Amy Goodman is host of the popular radio program, “Democracy Now!” She is a muckraker in the glorious tradition of Upton Sinclair and Lincoln Steffens in the 19th century and George Seldes and I.F. Stone in the 20th.
Unfortunately, her program is not available in Nevada, one of the most retrograde states in the nation.

• “Neck Deep” by Robert, Sam and Nat Parry. The subtitle says it in a nutshell: “The Disastrous Presidency of George W. Bush.” It’s another nonfiction work you won’t see reviewed in the august New York Times.
The Parrys denounce the expansive vision of Bush regarding executive powers: “detention without trial of ‘enemy combatants,’ coercive techniques to extract information and confessions… assertion of the president’s right to wage war with or without congressional approval and the notion that the commander in chief’s authority for the ‘war on terror’ knows no limits.”
They write about Bush’s frat boy mentality: “extensive dabbling in instant gratifications from his playboy lifestyle that included evading military service in Vietnam, heavy drinking and illicit drug use.”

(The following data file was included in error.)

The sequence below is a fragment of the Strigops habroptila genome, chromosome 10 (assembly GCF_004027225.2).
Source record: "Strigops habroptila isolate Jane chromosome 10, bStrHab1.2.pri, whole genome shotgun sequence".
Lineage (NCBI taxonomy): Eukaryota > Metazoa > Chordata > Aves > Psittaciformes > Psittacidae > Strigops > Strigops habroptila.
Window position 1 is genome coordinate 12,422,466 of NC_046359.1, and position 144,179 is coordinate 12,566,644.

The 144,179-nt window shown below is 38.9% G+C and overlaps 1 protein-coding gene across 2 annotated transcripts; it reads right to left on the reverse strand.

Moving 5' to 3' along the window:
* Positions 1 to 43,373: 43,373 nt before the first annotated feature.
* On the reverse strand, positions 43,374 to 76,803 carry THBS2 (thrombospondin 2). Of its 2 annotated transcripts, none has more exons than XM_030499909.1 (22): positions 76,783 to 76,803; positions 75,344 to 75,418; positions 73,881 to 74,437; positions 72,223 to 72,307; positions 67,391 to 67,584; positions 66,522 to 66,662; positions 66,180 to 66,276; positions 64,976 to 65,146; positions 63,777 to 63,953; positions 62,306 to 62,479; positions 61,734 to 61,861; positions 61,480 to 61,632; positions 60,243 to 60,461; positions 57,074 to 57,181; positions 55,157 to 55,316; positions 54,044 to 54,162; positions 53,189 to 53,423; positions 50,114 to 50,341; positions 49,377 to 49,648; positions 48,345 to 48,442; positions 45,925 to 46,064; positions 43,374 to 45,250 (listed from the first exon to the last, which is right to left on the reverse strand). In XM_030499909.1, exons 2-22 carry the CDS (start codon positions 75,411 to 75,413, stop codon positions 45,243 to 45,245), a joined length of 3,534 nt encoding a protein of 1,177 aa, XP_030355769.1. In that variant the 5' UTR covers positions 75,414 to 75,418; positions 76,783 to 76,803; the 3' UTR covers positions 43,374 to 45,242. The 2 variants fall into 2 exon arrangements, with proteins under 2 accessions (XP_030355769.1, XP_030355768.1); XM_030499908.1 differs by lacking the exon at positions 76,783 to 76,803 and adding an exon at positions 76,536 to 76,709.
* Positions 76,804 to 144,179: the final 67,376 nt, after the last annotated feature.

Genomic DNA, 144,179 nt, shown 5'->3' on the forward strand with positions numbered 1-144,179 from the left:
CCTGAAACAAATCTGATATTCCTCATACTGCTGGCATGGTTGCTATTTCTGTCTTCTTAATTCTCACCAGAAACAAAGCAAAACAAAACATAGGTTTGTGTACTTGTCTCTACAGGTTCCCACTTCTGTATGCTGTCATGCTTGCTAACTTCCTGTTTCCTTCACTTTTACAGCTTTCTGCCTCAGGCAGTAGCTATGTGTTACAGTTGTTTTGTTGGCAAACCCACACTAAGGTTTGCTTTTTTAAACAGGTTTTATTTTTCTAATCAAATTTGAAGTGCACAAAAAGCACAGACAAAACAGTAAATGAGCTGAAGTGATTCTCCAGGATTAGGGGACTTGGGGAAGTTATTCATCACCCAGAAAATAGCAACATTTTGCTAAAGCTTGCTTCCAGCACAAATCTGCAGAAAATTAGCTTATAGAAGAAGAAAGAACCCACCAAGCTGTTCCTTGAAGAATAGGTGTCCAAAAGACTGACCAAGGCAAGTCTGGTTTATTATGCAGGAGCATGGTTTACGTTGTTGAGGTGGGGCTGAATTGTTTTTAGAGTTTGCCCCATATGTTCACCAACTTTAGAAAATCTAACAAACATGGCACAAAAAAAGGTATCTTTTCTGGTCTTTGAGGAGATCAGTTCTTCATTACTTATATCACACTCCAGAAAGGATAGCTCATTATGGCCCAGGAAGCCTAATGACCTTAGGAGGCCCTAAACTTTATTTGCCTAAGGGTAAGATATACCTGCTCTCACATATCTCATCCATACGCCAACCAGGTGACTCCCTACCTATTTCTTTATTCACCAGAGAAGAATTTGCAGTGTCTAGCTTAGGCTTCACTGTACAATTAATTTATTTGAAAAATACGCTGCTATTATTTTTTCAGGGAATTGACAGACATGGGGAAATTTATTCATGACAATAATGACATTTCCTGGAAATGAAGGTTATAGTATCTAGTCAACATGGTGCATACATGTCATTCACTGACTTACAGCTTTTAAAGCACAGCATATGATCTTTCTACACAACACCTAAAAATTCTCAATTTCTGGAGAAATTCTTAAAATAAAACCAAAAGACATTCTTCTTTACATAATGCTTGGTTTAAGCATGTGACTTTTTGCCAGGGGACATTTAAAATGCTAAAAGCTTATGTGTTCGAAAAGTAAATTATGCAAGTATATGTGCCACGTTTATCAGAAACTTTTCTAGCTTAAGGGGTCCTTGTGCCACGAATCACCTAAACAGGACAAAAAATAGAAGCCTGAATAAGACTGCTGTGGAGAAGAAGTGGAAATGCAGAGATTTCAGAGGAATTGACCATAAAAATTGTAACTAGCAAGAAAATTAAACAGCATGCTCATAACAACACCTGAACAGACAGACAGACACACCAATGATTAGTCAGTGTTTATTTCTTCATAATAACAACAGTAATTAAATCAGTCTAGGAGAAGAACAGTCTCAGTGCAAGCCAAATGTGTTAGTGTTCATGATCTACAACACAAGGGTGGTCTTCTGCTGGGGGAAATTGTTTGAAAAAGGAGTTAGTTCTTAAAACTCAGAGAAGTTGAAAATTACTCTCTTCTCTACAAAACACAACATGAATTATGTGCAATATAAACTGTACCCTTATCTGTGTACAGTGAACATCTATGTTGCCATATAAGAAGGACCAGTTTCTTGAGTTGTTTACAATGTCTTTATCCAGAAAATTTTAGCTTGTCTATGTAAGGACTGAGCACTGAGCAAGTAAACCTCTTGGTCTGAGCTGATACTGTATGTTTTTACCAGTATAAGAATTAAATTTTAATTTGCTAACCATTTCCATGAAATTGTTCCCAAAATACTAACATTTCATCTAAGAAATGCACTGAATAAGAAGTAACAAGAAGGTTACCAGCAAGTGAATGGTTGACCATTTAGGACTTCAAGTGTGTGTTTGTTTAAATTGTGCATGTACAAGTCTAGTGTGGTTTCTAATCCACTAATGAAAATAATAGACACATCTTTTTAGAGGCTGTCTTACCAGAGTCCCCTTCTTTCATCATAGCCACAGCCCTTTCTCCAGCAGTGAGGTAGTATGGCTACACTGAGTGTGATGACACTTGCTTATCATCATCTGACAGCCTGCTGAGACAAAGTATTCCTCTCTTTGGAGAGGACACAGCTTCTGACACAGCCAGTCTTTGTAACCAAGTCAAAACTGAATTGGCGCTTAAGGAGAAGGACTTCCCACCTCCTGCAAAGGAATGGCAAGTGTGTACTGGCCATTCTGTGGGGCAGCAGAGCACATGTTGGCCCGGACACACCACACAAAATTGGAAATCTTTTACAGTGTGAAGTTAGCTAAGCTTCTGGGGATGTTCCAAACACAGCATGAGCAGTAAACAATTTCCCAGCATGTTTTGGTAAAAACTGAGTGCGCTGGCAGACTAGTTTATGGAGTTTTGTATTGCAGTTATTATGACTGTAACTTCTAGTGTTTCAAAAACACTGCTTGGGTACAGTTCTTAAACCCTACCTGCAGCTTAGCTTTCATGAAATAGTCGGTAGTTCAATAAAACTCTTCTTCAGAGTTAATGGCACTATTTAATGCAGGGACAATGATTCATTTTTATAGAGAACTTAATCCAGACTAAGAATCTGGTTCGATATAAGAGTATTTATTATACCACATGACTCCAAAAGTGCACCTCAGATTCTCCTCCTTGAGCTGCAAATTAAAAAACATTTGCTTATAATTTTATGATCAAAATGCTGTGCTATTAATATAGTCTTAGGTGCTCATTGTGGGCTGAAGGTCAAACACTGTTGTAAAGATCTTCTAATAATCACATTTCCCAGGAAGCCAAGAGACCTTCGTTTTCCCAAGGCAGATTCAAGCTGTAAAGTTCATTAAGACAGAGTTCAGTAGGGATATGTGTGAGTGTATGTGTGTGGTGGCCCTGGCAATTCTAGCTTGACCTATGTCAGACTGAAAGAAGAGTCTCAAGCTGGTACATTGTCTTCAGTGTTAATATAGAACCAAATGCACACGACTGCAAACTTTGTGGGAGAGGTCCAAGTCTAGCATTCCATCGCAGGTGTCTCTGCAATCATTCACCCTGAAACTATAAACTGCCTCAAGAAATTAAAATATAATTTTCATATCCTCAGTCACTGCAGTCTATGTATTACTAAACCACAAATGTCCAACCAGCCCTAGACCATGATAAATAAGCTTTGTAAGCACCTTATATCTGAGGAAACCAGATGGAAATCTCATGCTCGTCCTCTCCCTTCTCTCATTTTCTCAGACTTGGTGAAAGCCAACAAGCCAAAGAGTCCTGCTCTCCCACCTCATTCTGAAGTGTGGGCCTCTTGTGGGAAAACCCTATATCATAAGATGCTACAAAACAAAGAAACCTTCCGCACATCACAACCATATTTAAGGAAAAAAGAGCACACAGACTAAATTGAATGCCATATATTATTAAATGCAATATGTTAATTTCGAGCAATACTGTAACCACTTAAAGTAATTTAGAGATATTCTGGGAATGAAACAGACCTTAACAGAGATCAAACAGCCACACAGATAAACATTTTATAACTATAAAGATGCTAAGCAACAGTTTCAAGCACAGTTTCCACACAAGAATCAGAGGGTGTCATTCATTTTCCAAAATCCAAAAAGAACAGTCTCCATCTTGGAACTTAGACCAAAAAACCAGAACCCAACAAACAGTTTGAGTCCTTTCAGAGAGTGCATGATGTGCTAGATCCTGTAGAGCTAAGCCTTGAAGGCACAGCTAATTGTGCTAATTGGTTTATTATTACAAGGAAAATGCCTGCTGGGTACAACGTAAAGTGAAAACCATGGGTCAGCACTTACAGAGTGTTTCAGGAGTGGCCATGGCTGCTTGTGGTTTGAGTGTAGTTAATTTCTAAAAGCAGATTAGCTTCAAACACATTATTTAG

They rip Bush foreign policy as having had “the same characteristics as 19th century European imperialism: military garrisons, economic penetration and control, support for leaders, no matter how brutal and undemocratic as long as they obey the imperial power, and exploitation and depletion of natural resources.”

• “Head and Heart” by Garry Wills notes the frequent hypocrisy of Christians in America, from the Puritans to the un-Christian Christians in the apartheid South, to Father Coughlin whose 1930s radio show drew 30 million listeners despite his virulent anti-Semitic diatribes.
America is one of the most Christian countries in the world. Yet its religious history is full of yes-buts. Examples abound:
Anne Hutchinson was expelled from the Bay Colony for purported heresy. A Cambridge pastor said her tolerance of other religions was “the foundation of all other errors and abominations in the churches of God.”